I am retired now, and believe that with the Genelec 8350A I have arrived at the final destination of my journey through the loudspeaker world.
And I am glad that my wife tolerated my passion, because apart from the speakers I purchased, I took many others home to audition them.

gn77b's picture

as your reply is from almost one year ago but I was wondering which amps have you found to be a good match for them? I own them and have always heard from other owners including the ex owner that they only are at their best with very good amps. I tested them with a few mid-priced ones but haven't found serious changes. Actually, I found the lesser Audience 52s are more demanding on the amp and change for the better by not a small amount with good amplification.

Electrophone's picture

When I bought the Confidence 3 I had a Sansui AUX111 integrated amplifier. It didn't sound like I wanted it to, so I bought a Rotel pre-power amplifier combo, Michi Series RHA-/RHB-10. I was quite happy with that setup.

gn77b's picture

I posted this yesterday...

...but the comment didn't show up for some reason.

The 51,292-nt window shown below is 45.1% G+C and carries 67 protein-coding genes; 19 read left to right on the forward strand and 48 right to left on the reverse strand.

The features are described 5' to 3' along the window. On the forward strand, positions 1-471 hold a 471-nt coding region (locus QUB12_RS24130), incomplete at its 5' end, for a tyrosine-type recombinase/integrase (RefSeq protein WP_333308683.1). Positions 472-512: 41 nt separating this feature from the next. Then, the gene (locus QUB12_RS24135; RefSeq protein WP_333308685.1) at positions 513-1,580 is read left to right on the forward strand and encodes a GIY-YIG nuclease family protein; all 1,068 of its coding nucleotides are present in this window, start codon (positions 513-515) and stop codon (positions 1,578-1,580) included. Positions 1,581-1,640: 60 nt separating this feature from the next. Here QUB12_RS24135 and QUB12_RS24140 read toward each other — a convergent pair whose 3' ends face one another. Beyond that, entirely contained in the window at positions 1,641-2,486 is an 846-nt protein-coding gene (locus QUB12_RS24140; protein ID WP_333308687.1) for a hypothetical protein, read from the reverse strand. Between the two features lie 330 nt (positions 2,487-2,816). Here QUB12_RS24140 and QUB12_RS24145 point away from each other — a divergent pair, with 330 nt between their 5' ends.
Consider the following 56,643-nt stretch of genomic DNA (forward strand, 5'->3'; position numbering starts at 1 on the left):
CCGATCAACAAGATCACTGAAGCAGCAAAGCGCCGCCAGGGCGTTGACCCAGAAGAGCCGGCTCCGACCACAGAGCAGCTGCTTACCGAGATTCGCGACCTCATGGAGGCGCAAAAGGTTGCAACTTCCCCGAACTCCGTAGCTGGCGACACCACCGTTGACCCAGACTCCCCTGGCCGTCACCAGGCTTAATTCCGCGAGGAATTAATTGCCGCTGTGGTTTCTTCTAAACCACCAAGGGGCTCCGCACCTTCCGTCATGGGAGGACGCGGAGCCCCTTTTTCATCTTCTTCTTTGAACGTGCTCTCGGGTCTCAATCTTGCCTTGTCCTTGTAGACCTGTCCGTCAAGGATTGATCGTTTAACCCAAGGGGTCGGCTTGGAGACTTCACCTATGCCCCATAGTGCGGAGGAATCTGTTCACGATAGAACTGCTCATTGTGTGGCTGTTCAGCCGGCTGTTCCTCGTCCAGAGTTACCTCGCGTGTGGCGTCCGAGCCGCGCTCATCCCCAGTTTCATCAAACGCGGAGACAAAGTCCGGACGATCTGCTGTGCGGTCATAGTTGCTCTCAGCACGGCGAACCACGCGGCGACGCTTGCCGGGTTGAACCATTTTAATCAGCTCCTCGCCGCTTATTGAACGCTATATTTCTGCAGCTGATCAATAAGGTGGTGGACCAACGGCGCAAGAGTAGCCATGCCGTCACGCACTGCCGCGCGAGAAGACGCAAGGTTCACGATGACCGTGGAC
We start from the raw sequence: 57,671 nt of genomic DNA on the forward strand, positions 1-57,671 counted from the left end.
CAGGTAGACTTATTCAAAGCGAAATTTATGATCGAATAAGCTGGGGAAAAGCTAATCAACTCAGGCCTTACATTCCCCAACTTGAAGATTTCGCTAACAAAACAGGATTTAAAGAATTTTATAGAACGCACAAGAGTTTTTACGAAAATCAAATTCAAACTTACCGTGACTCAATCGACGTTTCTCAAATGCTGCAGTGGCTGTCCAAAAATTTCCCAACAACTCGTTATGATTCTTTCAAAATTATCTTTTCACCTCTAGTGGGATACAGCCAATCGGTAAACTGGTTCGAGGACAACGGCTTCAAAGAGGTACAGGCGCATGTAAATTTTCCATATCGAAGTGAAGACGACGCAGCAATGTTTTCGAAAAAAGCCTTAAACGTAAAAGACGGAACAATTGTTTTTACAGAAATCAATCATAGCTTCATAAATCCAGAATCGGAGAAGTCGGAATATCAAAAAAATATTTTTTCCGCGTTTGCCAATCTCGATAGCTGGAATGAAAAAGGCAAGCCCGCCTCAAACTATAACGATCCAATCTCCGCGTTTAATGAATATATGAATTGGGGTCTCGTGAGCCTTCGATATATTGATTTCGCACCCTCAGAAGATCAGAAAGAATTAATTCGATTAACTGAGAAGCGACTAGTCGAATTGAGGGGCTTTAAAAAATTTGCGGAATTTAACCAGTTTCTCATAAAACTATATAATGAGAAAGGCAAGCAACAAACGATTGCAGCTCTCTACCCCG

When I got the Confidences I used them with a DIY amp (based on class D Hypex UCD180 modules). It was ok but then I switched to an Audio Refinement Complete which I received for a test out of pure luck. I thought the ARC sounded much livelier so I kept it. Interestingly, doing a back to back test after a few years I found the difference wasn't so great as I had intially thought. Then I got an Atoll AM200 (current amp). Not because I thought it'd be better but because it's future proof so to say in case I get misbehaving speakers. The Atoll has serious current capability so at least in theory I should be fine. I also tested them on an older Accuphase (can't remember the model) and a Roksan Caspian. FWIW the Roksan was able to make a pair of Audience 52s change dramatically for the better, compared to the ARC and other amps (I didn't own the Atoll then to make a direct comparison). I keep reading/hearing (the ex owner told me the same) that the Confidences ar at their best with very good amps but TBH I haven't found significant changes with any I tested so far. I recall a discussion on a forum where someone said they could only bring the best in them with a Gryphon which costs a few thousand euros used. So, far from surprinsing, I'm still curious to this day about any unlocked potential. The Rotel seems like a very serious amp.

Electrophone's picture

The review sounds tempting, but I wouldn't buy a Dynaudio speaker again after my bad experience with the Manufacturer’s Customer Service.
I bougt a pair of Xeo 5s in 2016. A few months ago one of the two loudspeakers no longer wanted to connect to the transmitter. My dealer removed the electronic unit and sent it to Dynaudio. From there came the information that a repair or replacement was no longer possible. Very disappointing.